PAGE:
Wonder's First Race

Wonder's First Race

4.7 14
by Joanna Campbell

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Product Details

Turtleback Books: A Division of Sanval
Publication date:
Product dimensions:
5.30(w) x 7.62(h) x 0.75(d)
Age Range:
8 - 11 Years

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Thoroughbred #03 Wonder's First Race

By Joanna Campbell

Rebound by Sagebrush

Copyright © 1991 Joanna Campbell
All right reserved.

ISBN: 9780785760023

Chapter One

"Hold her!" Charlie Burke growled to the fourteen-year-old girl at his side. Ashleigh Griffen took a firmer grip on the lead shank of the prancing chestnut Thoroughbred. "Just take it easy, Wonder," she said to the horse. Then she turned to the old man who was trying to tighten the girth on Wonder's saddle. "She can't help being excited, Charlie. Today's her first race. She knows how important it is. Don't you, girl?"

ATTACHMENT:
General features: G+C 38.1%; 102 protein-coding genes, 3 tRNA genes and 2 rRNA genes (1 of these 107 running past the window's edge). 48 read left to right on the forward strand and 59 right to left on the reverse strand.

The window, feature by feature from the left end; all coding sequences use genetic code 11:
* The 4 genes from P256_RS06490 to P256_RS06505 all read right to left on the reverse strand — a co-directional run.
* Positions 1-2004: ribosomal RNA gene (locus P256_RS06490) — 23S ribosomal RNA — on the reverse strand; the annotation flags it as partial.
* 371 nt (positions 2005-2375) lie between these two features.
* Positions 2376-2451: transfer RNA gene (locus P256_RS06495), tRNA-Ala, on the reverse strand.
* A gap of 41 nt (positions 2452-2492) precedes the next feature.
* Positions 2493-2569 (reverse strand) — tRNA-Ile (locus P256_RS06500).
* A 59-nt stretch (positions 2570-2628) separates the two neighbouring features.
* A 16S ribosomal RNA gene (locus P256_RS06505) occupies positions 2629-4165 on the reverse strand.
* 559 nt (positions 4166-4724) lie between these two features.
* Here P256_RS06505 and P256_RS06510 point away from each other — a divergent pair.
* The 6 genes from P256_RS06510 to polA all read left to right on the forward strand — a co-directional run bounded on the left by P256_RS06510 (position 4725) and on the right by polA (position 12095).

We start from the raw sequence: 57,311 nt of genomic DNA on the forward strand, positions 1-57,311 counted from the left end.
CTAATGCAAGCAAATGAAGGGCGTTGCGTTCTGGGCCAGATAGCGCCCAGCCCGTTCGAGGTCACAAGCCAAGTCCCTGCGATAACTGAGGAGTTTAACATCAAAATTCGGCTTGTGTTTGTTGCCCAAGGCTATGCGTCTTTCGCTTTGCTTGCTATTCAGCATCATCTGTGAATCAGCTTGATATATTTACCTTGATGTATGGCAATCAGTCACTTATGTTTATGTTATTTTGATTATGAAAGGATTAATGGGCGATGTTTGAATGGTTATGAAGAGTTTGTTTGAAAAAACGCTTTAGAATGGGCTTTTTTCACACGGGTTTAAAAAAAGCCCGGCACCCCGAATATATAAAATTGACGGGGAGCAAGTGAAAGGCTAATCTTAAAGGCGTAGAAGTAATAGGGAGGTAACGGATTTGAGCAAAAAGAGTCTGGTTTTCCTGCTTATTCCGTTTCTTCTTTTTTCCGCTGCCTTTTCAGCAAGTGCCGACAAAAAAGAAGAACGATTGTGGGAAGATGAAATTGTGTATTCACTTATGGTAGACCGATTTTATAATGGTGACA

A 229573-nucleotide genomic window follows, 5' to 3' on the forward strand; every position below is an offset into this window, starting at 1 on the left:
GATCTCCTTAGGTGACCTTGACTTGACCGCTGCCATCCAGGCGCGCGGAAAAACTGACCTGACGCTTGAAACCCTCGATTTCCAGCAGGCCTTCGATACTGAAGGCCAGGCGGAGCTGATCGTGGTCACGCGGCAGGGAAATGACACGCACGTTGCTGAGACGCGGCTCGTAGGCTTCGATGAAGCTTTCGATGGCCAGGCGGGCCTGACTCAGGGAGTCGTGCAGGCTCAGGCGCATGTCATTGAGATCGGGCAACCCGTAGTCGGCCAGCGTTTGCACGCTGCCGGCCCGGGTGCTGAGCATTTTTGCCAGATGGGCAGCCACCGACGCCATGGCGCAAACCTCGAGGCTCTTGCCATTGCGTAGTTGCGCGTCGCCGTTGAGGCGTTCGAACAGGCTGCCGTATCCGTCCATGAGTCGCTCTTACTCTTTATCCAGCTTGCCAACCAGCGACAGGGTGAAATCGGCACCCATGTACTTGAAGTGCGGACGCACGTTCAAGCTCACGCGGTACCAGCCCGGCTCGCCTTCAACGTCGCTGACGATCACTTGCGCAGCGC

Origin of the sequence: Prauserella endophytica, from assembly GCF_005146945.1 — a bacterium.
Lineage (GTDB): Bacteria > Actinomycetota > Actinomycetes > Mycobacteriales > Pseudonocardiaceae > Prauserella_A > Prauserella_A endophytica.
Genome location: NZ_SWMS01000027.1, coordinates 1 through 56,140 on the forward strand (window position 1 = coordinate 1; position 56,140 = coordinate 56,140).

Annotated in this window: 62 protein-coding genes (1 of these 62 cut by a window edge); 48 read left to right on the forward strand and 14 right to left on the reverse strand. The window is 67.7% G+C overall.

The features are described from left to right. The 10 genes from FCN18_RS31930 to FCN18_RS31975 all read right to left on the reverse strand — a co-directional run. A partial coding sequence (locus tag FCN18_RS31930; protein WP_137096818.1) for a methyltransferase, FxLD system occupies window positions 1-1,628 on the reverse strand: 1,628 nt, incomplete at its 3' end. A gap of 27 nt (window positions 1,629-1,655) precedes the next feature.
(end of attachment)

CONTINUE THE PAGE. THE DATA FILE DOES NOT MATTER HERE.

The beautiful filly steadied, then pushed her nose against Ashleigh's shoulder. Ashleigh felt her own excitement growing as she gazed around at the commotion in the saddling area of Churchill Downs Racetrack. She could hardly believe that she and Wonder were finally here. The road to this race had been such a hard one, and Wonder's trials weren't over yet. So much relied on her doing well in her first race.

There were beads of sweat on Ashleigh's forehead, and although she'd pulled back her dark, shoulder-length hair, damp tendrils were already clinging to her cheeks and the back of her neck. If she was feeling the heat, she knew Wonder would be feeling it even more.